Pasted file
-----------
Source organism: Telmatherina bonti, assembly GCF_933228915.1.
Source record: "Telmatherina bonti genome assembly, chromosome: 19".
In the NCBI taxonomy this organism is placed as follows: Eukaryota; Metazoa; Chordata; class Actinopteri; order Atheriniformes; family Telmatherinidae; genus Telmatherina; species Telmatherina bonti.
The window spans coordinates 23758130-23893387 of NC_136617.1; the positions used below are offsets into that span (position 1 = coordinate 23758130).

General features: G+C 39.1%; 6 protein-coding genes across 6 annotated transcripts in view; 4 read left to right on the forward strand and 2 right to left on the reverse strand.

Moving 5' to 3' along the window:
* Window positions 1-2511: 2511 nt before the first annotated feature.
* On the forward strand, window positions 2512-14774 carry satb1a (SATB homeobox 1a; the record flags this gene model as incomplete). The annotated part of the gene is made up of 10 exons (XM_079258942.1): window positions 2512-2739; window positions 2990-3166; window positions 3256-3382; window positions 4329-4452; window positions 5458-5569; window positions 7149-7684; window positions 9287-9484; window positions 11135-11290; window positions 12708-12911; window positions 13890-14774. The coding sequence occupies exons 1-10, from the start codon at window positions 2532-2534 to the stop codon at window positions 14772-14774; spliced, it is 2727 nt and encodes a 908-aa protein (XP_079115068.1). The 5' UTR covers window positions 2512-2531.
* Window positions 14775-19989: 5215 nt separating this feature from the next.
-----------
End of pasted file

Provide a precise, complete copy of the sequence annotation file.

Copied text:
Source organism: Telmatherina bonti, assembly GCF_933228915.1.
Source record: "Telmatherina bonti genome assembly, chromosome: 19".
In the NCBI taxonomy this organism is placed as follows: Eukaryota; Metazoa; Chordata; class Actinopteri; order Atheriniformes; family Telmatherinidae; genus Telmatherina; species Telmatherina bonti.
The window spans coordinates 23758130-23893387 of NC_136617.1; the positions used below are offsets into that span (position 1 = coordinate 23758130).

General features: G+C 39.1%; 6 protein-coding genes across 6 annotated transcripts in view; 4 read left to right on the forward strand and 2 right to left on the reverse strand.

Moving 5' to 3' along the window:
* Window positions 1-2511: 2511 nt before the first annotated feature.
* On the forward strand, window positions 2512-14774 carry satb1a (SATB homeobox 1a; the record flags this gene model as incomplete). The annotated part of the gene is made up of 10 exons (XM_079258942.1): window positions 2512-2739; window positions 2990-3166; window positions 3256-3382; window positions 4329-4452; window positions 5458-5569; window positions 7149-7684; window positions 9287-9484; window positions 11135-11290; window positions 12708-12911; window positions 13890-14774. The coding sequence occupies exons 1-10, from the start codon at window positions 2532-2534 to the stop codon at window positions 14772-14774; spliced, it is 2727 nt and encodes a 908-aa protein (XP_079115068.1). The 5' UTR covers window positions 2512-2531.
* Window positions 14775-19989: 5215 nt separating this feature from the next.